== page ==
Developing Semantic Classifiers for Big Data Richard Scherl

Semantics for Big Data
AAAI Technical Report FS-13-04
Developing Semantic Classifiers for Big Data
Richard Scherl
Department of Computer Science & Software Engineering
Monmouth University
West Long Branch, NJ 07764
[email protected]
Here the use of machine learning to develop such filters is
Linked Data (Heath and Bizer 2011) is widely used,
even when the publishers of data do not utilize a recognized ontology for type categorization or for defining the
semantics of the properties. We can use the names of the
properties (links) without their definition in an ontology.
Page Rank (Brin and Page 1998) has proven useful in web
search and many variants have been developed (Manning,
Raghavan, and Schütze 2008; Baeza-Yates and Ribeiro-Neto
2011). Lisa Getoor and collaborators (Sen and Getoor 2007;
Lu and Getoor 2003) have worked on methods for linkedbased classification of web pages. Here a type of generalization of Page Rank is proposed for web pages that are part of
the space of Linked Data, but are not necessarily classified
by type and may have links that are errors.
When the amount of RDF data is very large, it becomes
more likely that the triples describing entities will contain errors and may not include the specification of a
class from a known ontology. The work presented here
explores the utilization of methods from machine learning to develop classifiers for identifying the semantic
categorization of entities based upon the property names
used to describe the entity. The goal is to develop classifiers that are accurate, but robust to errors and noise.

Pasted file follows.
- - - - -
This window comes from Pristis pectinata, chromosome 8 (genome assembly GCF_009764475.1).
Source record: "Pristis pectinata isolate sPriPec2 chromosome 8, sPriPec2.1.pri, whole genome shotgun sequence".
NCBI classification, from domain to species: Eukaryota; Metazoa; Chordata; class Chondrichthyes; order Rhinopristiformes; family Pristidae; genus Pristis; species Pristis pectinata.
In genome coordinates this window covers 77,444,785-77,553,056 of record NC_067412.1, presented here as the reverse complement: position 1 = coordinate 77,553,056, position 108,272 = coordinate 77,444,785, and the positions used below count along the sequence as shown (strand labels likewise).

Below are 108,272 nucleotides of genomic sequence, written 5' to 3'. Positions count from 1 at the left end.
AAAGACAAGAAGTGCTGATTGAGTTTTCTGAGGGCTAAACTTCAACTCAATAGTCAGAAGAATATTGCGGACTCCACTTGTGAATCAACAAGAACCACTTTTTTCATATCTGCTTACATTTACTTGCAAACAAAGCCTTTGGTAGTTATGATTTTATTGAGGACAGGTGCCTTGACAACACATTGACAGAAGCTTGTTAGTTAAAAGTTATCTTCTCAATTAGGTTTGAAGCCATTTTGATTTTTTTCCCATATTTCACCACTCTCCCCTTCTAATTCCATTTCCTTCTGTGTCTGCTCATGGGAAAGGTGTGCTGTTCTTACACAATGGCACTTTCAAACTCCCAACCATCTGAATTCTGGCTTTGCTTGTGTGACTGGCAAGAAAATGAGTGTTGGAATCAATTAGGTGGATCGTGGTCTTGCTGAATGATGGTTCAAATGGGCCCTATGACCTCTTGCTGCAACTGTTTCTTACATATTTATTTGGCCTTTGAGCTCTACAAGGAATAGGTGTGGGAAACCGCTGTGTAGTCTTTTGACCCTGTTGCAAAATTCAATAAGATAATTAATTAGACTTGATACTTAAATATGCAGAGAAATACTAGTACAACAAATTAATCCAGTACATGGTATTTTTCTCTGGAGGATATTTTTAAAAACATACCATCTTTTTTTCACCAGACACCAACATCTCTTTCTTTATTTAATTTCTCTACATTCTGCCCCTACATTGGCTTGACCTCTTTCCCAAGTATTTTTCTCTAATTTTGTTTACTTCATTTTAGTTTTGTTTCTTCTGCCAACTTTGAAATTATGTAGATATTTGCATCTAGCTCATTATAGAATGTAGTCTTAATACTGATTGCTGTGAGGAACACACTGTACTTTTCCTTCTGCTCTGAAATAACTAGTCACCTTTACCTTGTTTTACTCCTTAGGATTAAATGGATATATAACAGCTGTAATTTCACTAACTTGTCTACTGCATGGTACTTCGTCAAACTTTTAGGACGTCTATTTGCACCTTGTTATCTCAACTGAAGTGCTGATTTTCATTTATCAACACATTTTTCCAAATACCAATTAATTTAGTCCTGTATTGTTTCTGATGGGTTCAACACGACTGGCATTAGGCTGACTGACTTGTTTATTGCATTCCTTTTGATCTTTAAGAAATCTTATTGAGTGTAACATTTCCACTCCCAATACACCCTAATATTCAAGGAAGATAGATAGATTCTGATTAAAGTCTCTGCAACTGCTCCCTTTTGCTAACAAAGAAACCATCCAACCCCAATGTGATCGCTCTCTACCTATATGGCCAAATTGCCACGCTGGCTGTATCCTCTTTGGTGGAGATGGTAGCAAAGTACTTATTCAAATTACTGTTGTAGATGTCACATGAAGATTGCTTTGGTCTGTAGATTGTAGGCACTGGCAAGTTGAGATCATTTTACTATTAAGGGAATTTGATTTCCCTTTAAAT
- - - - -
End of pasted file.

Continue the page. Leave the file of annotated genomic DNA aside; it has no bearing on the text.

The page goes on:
The training data comes from DBpedia, where entities
are categorized by type and densely described with RDF
properties. The initial experimentation reported here indicates that the approach is promising.
The problem being addressed by this paper is the development of techniques to help in the search for entities within
large Linked Data sets. The entity is a thing or object of
some sort that has an identifying URI and is described
by RDF (subject, predicate, object) triples. The techniques
should be applicable in the context of Big Data, where the
number of RDF triples is large and is likely to contain errors.
A number of researchers (Hitzler and van Harmelen 2010;
d’Amato et al. 2010; Hitzler 2009; Buikstra et al. 2011;
Fensel and van Harmelen 2007; Jain et al. 2010b; Auer and
Lehmann 2010; Jain et al. 2010a) have pointed out that the
semantic web as originally conceived (based on classical
logic) does not usefully apply to the large amounts of material on the web today, even that portion with semantic annotations. They argue that what is needed are methods that
are probabilistic, inductive and robust to noise and errors, as
opposed to those that are deductive and make use of formally